While Linda Gray is most known for her role as Sue Ellen Ewing on Dallas, the actress also had an uncredited appearance on the poster for The Graduate. Starring Dustin Hoffman, The Graduate is an iconic piece of film history. Bolstered by incredible music from Simon & Garfunkel, the coming-of-age story was critically acclaimed.
“We did little bits of modeling for like an hour or two, and you were paid by the hour,” Gray explained on The Queen Latifah Show. “So a photographer friend of mine said ‘can you come over? I just need you for an hour.’ I said fine, and he said ‘I need a shot of your leg.’ Okay, great. 25 bucks, I got. 25 big ones. And so, then about a year later, a movie called The Graduate came out. That was my leg on there!”
In response, the show’s audience roared with a combination of laughter and applause. While some may have felt slighted, the Dallas star seemed proud of her little-known modeling job.
“He didn’t even say poster,” Gray continued. “He said ‘it’s for a movie campaign or something.’ So that was cool. That was in maybe 1967.” Queen Latifah then remarked that Gray’s legs still looked good nearly fifty years later.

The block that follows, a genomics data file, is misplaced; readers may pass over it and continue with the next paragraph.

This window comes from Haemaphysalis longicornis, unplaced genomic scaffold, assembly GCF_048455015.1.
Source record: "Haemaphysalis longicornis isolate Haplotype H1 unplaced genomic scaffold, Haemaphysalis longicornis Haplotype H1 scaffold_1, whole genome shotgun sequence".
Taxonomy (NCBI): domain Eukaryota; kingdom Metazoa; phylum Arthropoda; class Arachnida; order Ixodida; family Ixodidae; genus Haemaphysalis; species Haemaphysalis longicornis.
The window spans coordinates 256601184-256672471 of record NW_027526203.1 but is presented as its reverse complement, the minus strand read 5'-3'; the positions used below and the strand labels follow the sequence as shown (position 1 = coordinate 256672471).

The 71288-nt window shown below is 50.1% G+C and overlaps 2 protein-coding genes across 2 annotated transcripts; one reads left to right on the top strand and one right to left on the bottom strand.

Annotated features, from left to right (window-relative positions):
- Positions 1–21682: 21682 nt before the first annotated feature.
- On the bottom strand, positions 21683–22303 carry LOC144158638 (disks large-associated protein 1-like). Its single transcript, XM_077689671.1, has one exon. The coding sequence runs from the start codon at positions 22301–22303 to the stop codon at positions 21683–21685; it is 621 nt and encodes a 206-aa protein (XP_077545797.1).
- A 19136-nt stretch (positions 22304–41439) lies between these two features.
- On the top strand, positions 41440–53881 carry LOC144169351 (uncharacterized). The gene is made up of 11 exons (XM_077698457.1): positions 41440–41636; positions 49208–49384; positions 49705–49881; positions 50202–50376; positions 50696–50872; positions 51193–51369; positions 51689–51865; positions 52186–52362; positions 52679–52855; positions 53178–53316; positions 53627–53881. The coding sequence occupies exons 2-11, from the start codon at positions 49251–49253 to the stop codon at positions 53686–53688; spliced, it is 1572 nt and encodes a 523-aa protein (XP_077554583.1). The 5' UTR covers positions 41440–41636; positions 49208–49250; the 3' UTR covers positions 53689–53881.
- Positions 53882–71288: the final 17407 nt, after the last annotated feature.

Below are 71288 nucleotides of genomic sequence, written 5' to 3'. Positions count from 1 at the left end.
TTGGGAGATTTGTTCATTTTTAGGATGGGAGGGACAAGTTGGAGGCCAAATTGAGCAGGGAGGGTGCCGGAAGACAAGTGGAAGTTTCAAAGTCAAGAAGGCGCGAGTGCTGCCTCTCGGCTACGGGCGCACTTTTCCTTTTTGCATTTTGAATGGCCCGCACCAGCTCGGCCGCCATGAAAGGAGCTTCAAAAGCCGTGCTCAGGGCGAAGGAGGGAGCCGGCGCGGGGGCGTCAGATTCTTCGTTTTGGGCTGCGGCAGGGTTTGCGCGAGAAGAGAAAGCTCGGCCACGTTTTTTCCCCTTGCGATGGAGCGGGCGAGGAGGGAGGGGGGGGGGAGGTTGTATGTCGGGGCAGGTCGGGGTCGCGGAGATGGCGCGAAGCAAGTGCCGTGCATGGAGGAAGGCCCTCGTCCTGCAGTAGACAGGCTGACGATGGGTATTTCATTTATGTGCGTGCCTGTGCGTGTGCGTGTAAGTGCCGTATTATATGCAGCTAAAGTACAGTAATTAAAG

Linda Gray Reflects on Dallas
Additionally, Gray discussed her tenure on Dallas. The highly popular show ran from 1978 to 1991, before being brought back for three more seasons from 2012 to 2014. Gray starred alongside Patrick Duffy and Larry Hagman as Bobby and J.R. Ewing, two brothers in a family of oil tycoons.
The series was wildly popular in its original run. In fact, Dallas is credited as the origin of the television season finale cliffhanger. In 1980, it sent fans into a frenzy when its third season finale saw J.R. shot by an unknown assailant. Because of his dastardly schemes, almost every character on the show had cause to shoot him.
Speculation ran rampant in the months between seasons three and four. Fans started wearing “I Shot J.R.” t-shirts, and everyone including Queen Elizabeth herself threw their guesses out there. The episode that finally revealed the culprit was called “Who Done It?,” and it set the record for most-watched broadcast in American television history. While that record was usurped by M*A*S*H, “Who Done It?” still remains in second place.
“During that time, we didn’t have TiVo,” said Gray “We didn’t have VCR. There were three networks, and that’s it. Now it’s a whole different game. It was lovely to be a part of TV history like that.”
Gray wasn’t wrong; a lot changed between the original Dallas and its revival. For example, the original aired on CBS, but the sequel series aired on TNT. Naturally, the viewership would be higher with fewer alternatives. Even so, Dallas remains iconic.